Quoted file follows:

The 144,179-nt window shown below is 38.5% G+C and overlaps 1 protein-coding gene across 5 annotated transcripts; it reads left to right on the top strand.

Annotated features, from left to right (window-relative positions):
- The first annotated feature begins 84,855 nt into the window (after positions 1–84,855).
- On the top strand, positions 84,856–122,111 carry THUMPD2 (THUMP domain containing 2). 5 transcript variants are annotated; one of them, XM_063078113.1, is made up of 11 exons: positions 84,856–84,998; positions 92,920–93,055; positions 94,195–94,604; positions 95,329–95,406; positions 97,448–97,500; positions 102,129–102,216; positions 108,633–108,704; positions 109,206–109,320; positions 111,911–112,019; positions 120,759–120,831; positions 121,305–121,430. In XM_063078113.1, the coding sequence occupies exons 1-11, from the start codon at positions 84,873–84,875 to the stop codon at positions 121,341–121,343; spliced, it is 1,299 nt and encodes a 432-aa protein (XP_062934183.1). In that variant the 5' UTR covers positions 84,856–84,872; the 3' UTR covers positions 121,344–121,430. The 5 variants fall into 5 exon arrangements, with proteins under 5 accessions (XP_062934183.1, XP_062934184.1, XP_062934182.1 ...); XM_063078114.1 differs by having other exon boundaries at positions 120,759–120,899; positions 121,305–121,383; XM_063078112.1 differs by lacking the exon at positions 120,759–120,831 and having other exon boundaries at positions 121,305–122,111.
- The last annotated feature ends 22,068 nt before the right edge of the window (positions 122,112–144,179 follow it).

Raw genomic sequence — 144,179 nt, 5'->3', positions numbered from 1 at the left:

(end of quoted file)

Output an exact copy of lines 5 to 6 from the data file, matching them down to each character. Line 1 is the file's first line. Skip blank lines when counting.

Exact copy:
- The last annotated feature ends 22,068 nt before the right edge of the window (positions 122,112–144,179 follow it).

Raw genomic sequence — 144,179 nt, 5'->3', positions numbered from 1 at the left: